Living abroad can feel like you’re in this strange in-between space where you call two places “home.” You probably know this feeling if you’re one of the thousands of international or exchange students in Montreal. Or you might just know it because you’re like me: someone who desperately wanted to live abroad for a while, just because.
Living abroad is a time for growth, exploration, and pushing your boundaries. A lot of the time, it’s about learning what it's like to live with yourself.
“Living abroad” anxiety
Of course, there are times when the grass looks a little less green than we thought it would. We all know the feeling of homesickness, of missing your favourite diner's specialty food, or that one lovely bike path near the lake.
However, sometimes we tap into a different kind of discomfort. It’s not homesickness, but we feel a need to name it so we can tell people about it, and find a way to make peace with it.
Everyone who lives abroad experiences homesickness at one point.
I think of this feeling as "living abroad anxiety." For me, it came as an acute realisation that there are many things I could do effortlessly back home - like answering the phone, for example! - that I feel less capable of doing than a ten-year-old child in this new country.
It comes in waves, from mundane issues like figuring out how tax returns work, to more personal problems such as finding a therapist you can trust.
There are, of course, many ways to cope with this anxiety. Although I am still learning, I have found certain helpful tips to stay grounded in this new space, and feel truly at home.
Take the time to get to know your city. I know it’s tempting to just rely on Google Maps to get anywhere, but there's something incredibly rewarding about knowing the little side streets, the off-grid, family-owned eateries, and the many other routes you can take to get to your destination. Knowing how to orient yourself in the city will definitely increase your feelings of autonomy and self-confidence.
Keep essential information at the tip of your fingers
Get a neighbourhood or city guide, or any other free resource you can get your hands on to teach you about the ins-and-outs of your new living area. It’s always worth being well prepared.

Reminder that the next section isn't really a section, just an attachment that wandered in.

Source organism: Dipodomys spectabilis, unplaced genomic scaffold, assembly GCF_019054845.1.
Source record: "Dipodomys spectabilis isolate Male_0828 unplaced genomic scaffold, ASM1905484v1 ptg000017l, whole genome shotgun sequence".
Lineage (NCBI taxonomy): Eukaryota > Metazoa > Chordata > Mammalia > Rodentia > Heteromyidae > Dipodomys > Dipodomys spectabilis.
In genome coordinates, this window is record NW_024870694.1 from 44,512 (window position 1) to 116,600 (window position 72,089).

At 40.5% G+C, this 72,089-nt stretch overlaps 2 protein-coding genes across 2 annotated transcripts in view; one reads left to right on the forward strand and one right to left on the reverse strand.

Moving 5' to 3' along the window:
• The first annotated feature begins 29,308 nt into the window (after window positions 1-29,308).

Get your hands on a city guide to learn all about your new home.
Know the essential emergency numbers - police, hospitals, and fire stations. I also like to know which pharmacies are open 24/7, which buses serve the night route, and which numbers to call for any legal aid. Thankfully, you can find this information at municipal websites or tourist info sites.
It’s also a good idea to call a friend or neighbour to find out other everyday necessities, such as reputable gyms, budget-friendly hair salons, and specialty groceries.
Openness is key
Pangs of homesickness are a normal side effect of living abroad. You may miss people you once took for granted. When you need to, call home, and strengthen your bonds.
But at the same time, nothing shields us best from homesickness than having reasons to call your new temporary home, home. Make it a point to make new friends! Living in a new place means learning about its culture and its customs, and what better way to do that than by meeting new people?
Get to know the baker at your favourite bagel place or chat with the barista during a slow shift. Open yourself to your community and make friends by volunteering or by going to free events. More often than not, these new connections will serve as a reminder of all the excitement that comes with living abroad.
Eventually, the novelty of being in a foreign environment wears off, as we sink into the everyday, "I live here now" perspective.
It creeps in subtly, when you realise you know which metro line has the least amount of people during rush hour. Then you find yourself having favourite grocery stores, preferred bus routes, and an opinion on the local bagel competition. In a way, these moments are beautiful. You are in tune with the city: you’ve settled in.
For those of you who live in this in-between space, it is worth remembering that you have a relatively short time to call this new place your home. Embrace the unfamiliar. Know that your new home can at times surprise you. Allow yourself to learn, treat people with respect and openness, and acknowledge your growth. You’ve come a long way.